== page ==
Nothing beats the satisfaction of ditching the 9-5 grind in favor of starting your own business. You’ll have a direct impact on the success of your product or service, and you might even be able to achieve a better work-life balance in the process.
Unfortunately, small business are at higher risk of an IRS audit. Facing an audit is understandably stressful, especially for a rookie business owner. While no one can ever guarantee that your business will be audit-proof, here are some strategies for getting off to a good start with all the necessary records and paperwork; if the IRS should ever come calling, you’ll be prepared.
Keep Accurate Employee Records
This is especially true for payroll records if you choose to hire employees. Each employee will need to complete a W4 form, I-9 form, and any additional company-based forms you provide. Verify the accuracy of all information your employees provide, including address and social security number.
If you hire an independent contractor, they will need to complete a W9 form when they begin working with you. They must complete all required information, including their Tax ID Number (TIN) or social security number.
Hire A Numbers Guru
While there is plenty of DIY bookkeeping software available to small business owners, play it safe and hire an experienced bookkeeper or payroll service if you have employees and/or independent contractors.
They will be able to file quarterly payroll forms, and will deduct the correct amount from each person’s payroll each pay period. Miscalculating these figures is no joke; you may end up owing the IRS and state tax board a fair chunk of change if payroll taxes are miscalculated or under-withheld.
Sure, a numbers guru is an extra expense, but their services are also an investment in the long-term well-being of your business.
Keep Track Of All Expenses and Income
Even if you are a sole proprietor, it is imperative that you keep accurate expense records. Save any and all receipts and keep them organized throughout the year. You will need to be able to substantiate your expenses to the IRS should you ever be audited.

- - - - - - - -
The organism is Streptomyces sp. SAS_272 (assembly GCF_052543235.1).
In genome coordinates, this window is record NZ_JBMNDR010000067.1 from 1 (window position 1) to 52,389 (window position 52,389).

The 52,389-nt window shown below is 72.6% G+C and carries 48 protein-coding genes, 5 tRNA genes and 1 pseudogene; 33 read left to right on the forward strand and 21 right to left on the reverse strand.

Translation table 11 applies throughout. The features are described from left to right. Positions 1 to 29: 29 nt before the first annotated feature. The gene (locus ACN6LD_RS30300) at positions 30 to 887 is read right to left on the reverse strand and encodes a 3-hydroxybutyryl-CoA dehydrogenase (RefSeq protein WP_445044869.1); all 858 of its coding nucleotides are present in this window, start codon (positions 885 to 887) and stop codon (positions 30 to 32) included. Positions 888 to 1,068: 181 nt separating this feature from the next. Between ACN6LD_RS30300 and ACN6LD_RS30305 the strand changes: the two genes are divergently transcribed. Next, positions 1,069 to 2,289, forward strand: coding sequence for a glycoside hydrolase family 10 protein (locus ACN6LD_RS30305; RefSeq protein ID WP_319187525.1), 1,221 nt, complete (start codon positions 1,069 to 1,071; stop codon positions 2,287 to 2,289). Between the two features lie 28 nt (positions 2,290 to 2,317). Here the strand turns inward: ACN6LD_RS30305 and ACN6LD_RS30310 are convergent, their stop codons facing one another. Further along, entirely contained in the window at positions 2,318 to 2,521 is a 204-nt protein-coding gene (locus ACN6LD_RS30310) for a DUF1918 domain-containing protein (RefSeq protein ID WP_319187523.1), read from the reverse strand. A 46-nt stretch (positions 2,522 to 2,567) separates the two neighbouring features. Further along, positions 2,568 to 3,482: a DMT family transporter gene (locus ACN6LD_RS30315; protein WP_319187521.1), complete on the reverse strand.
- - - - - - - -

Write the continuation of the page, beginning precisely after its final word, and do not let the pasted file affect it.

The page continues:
Keep copies of credit card statements, bank statements, receipts and any other expense documentation.
The same goes for income; even if you go it alone, you must keep accurate income records from all sources: credit card, cash, check, electronic transfer, third-party payment services.
If you have a bookkeeper, he or she will able able to track monthly income and expenses for you via bookkeeping software or app.
Hire a Tax Pro
While a bookkeeper can keep track of income and expenses, you’ll need a tax pro by your side come tax filing day. Filing a business return is more complex than a standard 1040, and your tax pro will be able to advise you further on sound tax strategies for your business. A tax pro can also negotiate with the IRS on your behalf should you ever face an audit or other tax matter.
Starting a small business can be challenging, risky but ultimately satisfying. By keeping accurate payroll, income/expense and tax records from the outset, you’re setting a healthy precedent for your business. While there are no guarantees your business will never face an audit, you’ll be in good stead with accurate records and a tax advisor by your side.